Legal Writing Tip - Drafting Persuasive Questions Presented
As previously promised, here are some observations about drafting Questions Presented.
While there are several different formats traditionally used for Questions Presented, in my class, we practice drafting one that incorporates both the legal issue and key relevant facts. The goal is to write a Question Presented that comports with the theory of the case and suggests the desired answer. It is persuasive without being "argumentative." Rather than use adjectives and adverbs, the Question Presented persuades through the choice of words and the choice of facts to emphasize.
Many factors, which are sometimes countervailing, can lend toward making a Question Presented persuasive. Three interesting factors to consider are the length of the Question Presented, whether the Question Presented accurately represents the scope of the issues the court will review, and the framing of the Question Presented.
Generally a short question presented is easier for the reader to understand than a long one. Sometimes, however, it is necessary to write a longer than ideal Question Presented in order to frame a question affirmatively or incorporate significant facts.
Turning a Question Presented that suggests a "no" answer into one that suggests a "yes" answer can sometimes decisively change the persuasiveness of the Question Presented by casting it in a more affirmative light. Doing so may, however, lengthen the Question Presented or broaden the scope beyond the limited issues that the court will actually consider.
In recent discussions with my colleagues and students, I have had the chance to see a concrete example of how considering these three factors can aid in drafting an effective Question Presented. The brief the students are working on poses the following limited question:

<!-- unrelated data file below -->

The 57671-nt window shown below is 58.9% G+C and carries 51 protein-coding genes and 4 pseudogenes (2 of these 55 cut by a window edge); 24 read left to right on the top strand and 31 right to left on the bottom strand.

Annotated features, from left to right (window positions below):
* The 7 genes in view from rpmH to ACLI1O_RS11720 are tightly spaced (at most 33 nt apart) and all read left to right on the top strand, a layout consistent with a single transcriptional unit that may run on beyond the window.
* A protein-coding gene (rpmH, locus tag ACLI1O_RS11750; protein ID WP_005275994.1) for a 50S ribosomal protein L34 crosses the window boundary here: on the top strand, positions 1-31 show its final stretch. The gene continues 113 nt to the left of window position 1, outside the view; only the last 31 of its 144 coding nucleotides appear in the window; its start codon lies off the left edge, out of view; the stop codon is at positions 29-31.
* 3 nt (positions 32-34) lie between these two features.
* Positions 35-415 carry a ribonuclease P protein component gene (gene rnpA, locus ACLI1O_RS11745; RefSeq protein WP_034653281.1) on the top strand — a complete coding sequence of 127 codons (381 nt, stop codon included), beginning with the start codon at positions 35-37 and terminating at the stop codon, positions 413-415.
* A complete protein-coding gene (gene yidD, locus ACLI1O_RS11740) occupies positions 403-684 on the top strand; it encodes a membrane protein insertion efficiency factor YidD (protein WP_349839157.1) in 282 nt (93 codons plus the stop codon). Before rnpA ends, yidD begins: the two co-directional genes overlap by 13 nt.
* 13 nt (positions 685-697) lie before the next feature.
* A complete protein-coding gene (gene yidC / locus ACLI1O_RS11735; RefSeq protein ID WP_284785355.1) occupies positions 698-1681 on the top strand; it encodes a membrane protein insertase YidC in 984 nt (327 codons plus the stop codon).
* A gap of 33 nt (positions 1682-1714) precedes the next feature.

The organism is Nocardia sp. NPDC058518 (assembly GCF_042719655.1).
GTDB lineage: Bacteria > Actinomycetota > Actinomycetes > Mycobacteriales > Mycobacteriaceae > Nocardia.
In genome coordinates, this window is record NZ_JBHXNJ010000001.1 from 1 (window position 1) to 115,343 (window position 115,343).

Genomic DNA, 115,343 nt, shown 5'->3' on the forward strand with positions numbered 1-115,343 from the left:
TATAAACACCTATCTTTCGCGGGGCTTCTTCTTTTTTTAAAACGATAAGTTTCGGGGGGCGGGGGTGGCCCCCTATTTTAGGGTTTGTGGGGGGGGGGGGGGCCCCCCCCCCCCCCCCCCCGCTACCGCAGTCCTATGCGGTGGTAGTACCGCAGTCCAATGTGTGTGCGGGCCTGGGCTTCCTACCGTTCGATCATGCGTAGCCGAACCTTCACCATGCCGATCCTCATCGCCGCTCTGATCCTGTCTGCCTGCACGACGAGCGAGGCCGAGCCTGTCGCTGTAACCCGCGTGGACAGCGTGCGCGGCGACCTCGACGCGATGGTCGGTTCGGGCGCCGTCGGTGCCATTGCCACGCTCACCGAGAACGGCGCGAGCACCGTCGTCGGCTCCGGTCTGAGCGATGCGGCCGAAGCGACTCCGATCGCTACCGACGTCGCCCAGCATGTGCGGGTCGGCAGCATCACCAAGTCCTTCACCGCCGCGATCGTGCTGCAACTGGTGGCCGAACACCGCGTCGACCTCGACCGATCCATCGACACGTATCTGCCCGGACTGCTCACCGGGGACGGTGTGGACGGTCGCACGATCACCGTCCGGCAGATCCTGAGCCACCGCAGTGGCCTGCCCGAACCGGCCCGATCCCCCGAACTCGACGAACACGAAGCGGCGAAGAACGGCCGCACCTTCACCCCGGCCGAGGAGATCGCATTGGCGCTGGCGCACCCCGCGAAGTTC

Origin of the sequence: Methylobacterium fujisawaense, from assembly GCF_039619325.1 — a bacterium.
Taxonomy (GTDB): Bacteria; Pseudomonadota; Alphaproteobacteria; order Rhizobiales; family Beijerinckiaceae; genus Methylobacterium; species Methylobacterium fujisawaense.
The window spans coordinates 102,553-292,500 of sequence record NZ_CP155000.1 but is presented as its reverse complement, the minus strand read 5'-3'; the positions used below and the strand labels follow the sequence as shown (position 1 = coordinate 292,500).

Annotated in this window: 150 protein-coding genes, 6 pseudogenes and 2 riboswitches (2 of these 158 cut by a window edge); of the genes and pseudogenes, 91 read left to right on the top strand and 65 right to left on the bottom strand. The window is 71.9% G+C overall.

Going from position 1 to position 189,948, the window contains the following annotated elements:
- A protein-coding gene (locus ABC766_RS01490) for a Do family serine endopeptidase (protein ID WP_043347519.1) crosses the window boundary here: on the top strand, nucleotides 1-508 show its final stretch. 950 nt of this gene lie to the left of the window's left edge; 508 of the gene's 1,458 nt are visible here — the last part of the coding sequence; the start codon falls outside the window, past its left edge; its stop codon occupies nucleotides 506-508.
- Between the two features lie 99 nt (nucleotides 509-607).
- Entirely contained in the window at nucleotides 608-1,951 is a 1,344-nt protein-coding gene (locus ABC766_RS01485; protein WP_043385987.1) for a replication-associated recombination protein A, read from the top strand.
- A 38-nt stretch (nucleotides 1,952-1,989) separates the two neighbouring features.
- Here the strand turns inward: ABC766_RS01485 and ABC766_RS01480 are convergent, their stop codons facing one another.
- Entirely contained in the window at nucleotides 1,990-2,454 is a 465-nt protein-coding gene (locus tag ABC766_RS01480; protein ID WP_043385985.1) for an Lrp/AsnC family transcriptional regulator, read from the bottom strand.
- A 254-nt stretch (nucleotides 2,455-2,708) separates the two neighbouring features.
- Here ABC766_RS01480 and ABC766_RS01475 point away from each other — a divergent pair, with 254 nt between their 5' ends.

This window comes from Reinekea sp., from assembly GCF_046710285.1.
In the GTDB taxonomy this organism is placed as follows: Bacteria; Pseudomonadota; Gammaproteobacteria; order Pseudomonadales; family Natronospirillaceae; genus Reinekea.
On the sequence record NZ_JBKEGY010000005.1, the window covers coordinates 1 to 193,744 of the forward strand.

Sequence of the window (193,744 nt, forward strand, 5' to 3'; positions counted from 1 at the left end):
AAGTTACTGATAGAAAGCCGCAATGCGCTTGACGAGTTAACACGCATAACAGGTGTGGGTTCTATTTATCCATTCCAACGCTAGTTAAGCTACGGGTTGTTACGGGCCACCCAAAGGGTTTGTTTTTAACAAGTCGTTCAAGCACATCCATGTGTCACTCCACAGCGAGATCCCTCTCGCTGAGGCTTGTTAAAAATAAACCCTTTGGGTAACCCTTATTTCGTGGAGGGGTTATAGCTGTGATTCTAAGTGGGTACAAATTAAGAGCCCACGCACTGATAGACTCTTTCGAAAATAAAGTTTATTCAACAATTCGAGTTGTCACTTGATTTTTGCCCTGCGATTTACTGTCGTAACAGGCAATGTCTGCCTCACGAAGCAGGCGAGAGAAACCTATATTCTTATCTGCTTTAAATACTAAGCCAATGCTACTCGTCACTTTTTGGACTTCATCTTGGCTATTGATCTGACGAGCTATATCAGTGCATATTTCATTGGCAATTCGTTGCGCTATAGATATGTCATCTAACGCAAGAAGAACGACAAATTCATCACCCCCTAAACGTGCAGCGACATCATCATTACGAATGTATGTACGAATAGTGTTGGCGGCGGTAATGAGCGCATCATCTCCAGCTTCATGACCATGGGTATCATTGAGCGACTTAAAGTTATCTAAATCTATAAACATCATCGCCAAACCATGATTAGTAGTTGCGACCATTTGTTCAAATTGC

"Whether the need to obtain clothing for Druce constituted an exigent circumstance under the Fourth Amendment to the United States Constitution."
Here is a Question Presented that mirrors the framing of the certified question.
Can the Government prove Fourth Amendment emergency circumstances to enter an arrestee's home when the arrestee, who was standing compliantly outside the home, refused consent to enter for the purpose of obtaining clothing?
Here is one that frames the question affirmatively, rather than negatively. It is, however, broader in scope than the certified question.
Is an individual's Fourth Amendment right "to be secure in [his] . . . house" breached by a police officer's warrantless entry into his home to obtain shoes, socks, and a shirt for him given that he expressly denied consent to enter, was arrested outside his home, and had knowledge of the surrounding terrain? (This question provided courtesy of Connie Barr.)
Here are two that frame the question affirmatively and attempt to limit the Question Presented to the scope of the certified question. They are rather lengthy.
Does the Fourth Amendment right to be free from unreasonable searches preclude the Government from asserting emergency circumstances to enter into an arrestee's home when the arrestee, who was standing compliantly outside the home, refused consent to enter for the purpose of obtaining clothing?
Is an individual's Fourth Amendment right "to be secure in [his] . . . house" breached by a police officer's warrantless entry into his home to correct perceived clothing exigencies by obtaining shoes, socks, and a shirt for him given that he expressly denied consent to enter, was arrested outside his home, and had knowledge of the surrounding terrain? (This question provided courtesy of Connie Barr.)
While ultimately each of these Questions Presented is probably effective, thinking about these factors can aid in considering the possibilities and drafting a Question Presented with which you are satisfied.